Similar clinical features are also seen in PCS, but most commonly limited to the posterior stroma.6 Distinction by degree of encroachment into the stroma may be difficult. Therefore, diagnosis of PCS is considered if there is no strong autosomal dominant inheritance pattern.6,7 As the dystrophy involved full-thickness stroma but heritage could not be demonstrated, our case could be regarded as representing either CCDF or PCS. Differential diagnosis also includes posterior amorphous corneal dystrophy, which results in peripheral involvement and corneal thinning. Ichthyosis, which is known to cause bilateral cloudy cornea,8 pre-descemet’s dystrophy, and cornea farinata have discrete lesions, dissimilar to those in CCDF.2
By light microscopy and tissue electron microscopy (TEM) studies on CCDF corneas, Karp et al. reported that extracellular vacuoles filled with mucopolysaccharide and lipid-like material were present throughout the stroma, most notably in the mid and deep stroma. They proposed that the increased intensity of the extracellular matrices caused by mucopolysaccharide and lipid-like material may correspond to clinical corneal opacities. Additionally, fibrillogranular materials were deposited near the thickened epithelial basement membrane as well as adjacent to keratocytes.9 On the other hand, Krachmer et al. reported TEM findings of concurrent PCS and polymorphic amyloid degeneration, where they noted irregular vertical sawtooth-like configurations of the stromal collagen lamellae, interspersed with patches of 100 nm widely spaced collagen, which they concluded to be corresponding to central cloudy opacities at the slit-lamp. They did not find extracellular fibrillogranular vacuoles or the presence of acid mucopolysaccharides.7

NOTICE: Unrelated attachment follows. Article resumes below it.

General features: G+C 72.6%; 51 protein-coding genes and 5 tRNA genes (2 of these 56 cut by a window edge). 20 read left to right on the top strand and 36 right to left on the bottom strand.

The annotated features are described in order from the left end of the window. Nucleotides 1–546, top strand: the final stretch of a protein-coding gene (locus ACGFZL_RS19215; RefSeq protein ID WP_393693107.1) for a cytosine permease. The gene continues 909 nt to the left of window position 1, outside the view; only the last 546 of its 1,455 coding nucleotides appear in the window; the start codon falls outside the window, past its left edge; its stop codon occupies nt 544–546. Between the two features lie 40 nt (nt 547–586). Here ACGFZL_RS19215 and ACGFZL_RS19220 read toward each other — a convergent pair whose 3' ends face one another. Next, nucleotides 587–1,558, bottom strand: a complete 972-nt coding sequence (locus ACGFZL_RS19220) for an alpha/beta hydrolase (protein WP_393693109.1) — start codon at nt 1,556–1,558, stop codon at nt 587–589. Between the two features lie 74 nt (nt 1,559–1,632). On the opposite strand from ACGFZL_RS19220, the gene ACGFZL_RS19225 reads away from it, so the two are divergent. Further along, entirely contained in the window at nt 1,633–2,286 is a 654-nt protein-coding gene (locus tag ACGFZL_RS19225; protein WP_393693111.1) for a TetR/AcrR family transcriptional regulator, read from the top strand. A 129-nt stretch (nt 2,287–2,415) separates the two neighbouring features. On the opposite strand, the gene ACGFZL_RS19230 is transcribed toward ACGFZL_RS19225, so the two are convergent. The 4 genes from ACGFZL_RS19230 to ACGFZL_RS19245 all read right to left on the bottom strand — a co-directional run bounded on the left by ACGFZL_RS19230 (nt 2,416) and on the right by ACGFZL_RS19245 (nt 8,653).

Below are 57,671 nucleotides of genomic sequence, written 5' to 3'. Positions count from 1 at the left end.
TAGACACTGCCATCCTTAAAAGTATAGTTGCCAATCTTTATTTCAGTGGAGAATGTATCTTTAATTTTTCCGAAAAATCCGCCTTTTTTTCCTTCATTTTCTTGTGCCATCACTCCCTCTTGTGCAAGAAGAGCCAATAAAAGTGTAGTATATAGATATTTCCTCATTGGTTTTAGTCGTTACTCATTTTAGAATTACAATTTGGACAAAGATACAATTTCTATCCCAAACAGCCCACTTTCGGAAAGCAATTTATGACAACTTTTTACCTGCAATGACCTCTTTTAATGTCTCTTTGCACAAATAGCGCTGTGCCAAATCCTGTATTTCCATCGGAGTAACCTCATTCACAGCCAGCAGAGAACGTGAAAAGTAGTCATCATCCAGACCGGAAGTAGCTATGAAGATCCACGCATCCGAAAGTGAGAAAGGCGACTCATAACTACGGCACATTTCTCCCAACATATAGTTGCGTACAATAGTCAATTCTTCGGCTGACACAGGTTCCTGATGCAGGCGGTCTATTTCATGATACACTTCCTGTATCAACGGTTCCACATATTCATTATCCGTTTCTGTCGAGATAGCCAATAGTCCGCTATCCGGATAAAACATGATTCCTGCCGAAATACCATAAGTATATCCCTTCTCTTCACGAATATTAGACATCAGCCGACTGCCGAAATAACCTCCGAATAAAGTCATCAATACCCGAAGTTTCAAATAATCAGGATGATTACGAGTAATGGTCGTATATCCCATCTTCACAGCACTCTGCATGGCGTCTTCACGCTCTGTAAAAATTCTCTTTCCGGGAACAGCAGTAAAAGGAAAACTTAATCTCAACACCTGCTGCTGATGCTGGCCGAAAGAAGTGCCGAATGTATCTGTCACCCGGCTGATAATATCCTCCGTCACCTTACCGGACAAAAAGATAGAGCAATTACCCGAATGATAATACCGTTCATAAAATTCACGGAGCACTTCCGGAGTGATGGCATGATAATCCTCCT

Meyer et al. histopathologically proved the presence of numerous vacuoles in corneal stroma and sawtoothed pattern of collagen lamellae in a case with full-thickness stromal mosaic pattern-sharing features of PCF and CCDF.6 They argued that stromal lacunae, which measured upto 2 μm across, could be responsible for some corneal opacification, because they were almost one-half the wavelength of visible light (~250 nm).
When compared with slit-lamp biomicroscopy, in vivo corneal confocal microscopy allows better lateral resolution and microscopic examination of all corneal layers.10 Woodward et al. reported in vivo confocal microscopy findings of combined polymorphic amyloid degeneration with PCS, where although the mosaic tile pattern of stromal haze interrupted by clear jagged lines was clinically distinguishable only in deep stromal layers, confocal microscopy showed that this pattern extended throughout the corneal stroma.11 In our case, the mosaic pattern of corneal clouding is seen to affect the whole thickness of the corneal stroma by both slit-lamp and confocal microscopy (Figs. 2 and 4). Woodward et al. also suggested that the area of stromal haze has a clumped, non-uniform appearance on confocal microscopy and, thus, areas of haze could correlate with the irregular sawtooth lamellae seen on histopathology.11
Kobayashi et al. reported that subepithelial and anterior stromal hyperreflective granules corresponded to fibrillogranular materials or localized aggregates of acid mucopolysaccharide beneath the Bowman’s layer. These hyperreflective deposits were seen to a lesser extent in the posterior stroma by confocal microscopy.3 They also noted that midstromal layers of the cornea showed normal keratocytic nuclei with a typical coffee bean-like appearance. In our case, however, hyperreflective deposits extended towards posterior stroma, where they merged with multiple dark striae with increased intensities of extracellular matrices. Additionally, there were no stromal layers, where keratocytes could be observed; and this was found to be the most important difference when compared with the previous observations.3 It might be postulated that in more advanced stages of the dystropy, a large number of extracellular vacuoles filled with mucopolysaccharide and lipid-like material are present in full-thickness corneal stroma. These changes in the extracellular environment might be the cause for the death of keratocytes and subsequent compaction of the stroma, with no increase in corneal thickening, as in our case.